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Kent police are warning they will take a zero tolerance approach to drink driving as they launch their annual Christmas road safety campaign.
Officers will be doing stop checks across the county over the next month, targeting anyone they suspect is under the influence of alcohol or drugs. The checks will also involve examining the safety of the vehicle and ensuring any passengers are wearing seatbelts.
Those charged will could then appear before a magistrate as soon as they have sobered up, using virtual court technology - a video link up between police stations and courts.
If they are found to be guilty then the magistrate has the power to ban the defendant from driving, with immediate effect.
The use of virtual courts was trialled as part of the drink-drive crackdown last year, with 17 people appearing before a magistrate via the high tech video network. In one case a motorist was banned from driving no less than 90 minutes after being charged with driving under the influence of drink.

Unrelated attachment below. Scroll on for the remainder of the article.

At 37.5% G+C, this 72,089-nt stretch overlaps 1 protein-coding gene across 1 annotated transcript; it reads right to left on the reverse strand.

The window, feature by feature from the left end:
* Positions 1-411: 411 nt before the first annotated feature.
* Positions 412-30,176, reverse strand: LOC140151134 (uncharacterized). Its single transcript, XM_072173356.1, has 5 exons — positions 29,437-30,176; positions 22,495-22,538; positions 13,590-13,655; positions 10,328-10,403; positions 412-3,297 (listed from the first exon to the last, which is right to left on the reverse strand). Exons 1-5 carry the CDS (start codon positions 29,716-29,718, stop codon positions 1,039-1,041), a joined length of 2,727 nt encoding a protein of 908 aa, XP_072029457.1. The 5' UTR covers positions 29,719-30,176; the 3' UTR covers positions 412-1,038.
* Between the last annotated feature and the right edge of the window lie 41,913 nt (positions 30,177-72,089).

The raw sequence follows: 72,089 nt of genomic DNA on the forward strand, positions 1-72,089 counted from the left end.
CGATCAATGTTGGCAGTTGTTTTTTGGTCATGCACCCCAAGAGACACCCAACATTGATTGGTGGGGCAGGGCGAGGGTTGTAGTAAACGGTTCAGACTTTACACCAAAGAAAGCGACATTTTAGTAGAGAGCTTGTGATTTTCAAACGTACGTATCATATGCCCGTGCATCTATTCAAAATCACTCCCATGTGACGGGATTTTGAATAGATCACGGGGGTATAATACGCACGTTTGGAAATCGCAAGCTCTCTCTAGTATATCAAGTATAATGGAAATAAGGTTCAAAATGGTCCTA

Deputy Chief Constable Alan Pughsley explains: "Usually motorists will be charged with drink driving and be bailed to appear before the court some weeks later.
"This means until a guilty verdict is reached they are free to drive. The use of the virtual court system means that the defendant risks losing their licence on the day of charge."
Police say their message to drivers is simple: if you are driving, stay sober and alert - or risk losing your licence. They are advising people to carefully plan their journeys and book a taxi, use a designated driver or public transport if you are going to drink.
Two people are killed in collisions on Kent's roads each week, and one in six of those deaths involve someone driving under the influence of drink or drugs.
Deputy Chief Constable Alan Pughsley said: "Before getting behind the wheel ask yourself 'is it worth it?' The consequences of drink driving are severe. You could kill yourself or an innocent party, you risk losing your job and your reputation.
"Driving under the influence of alcohol or drugs is selfish and anti-social. In addition to being banned from driving you could receive a criminal record and a fine of up to £5,000."
The campaign will run from 1 December 2011 to 1 January 2012.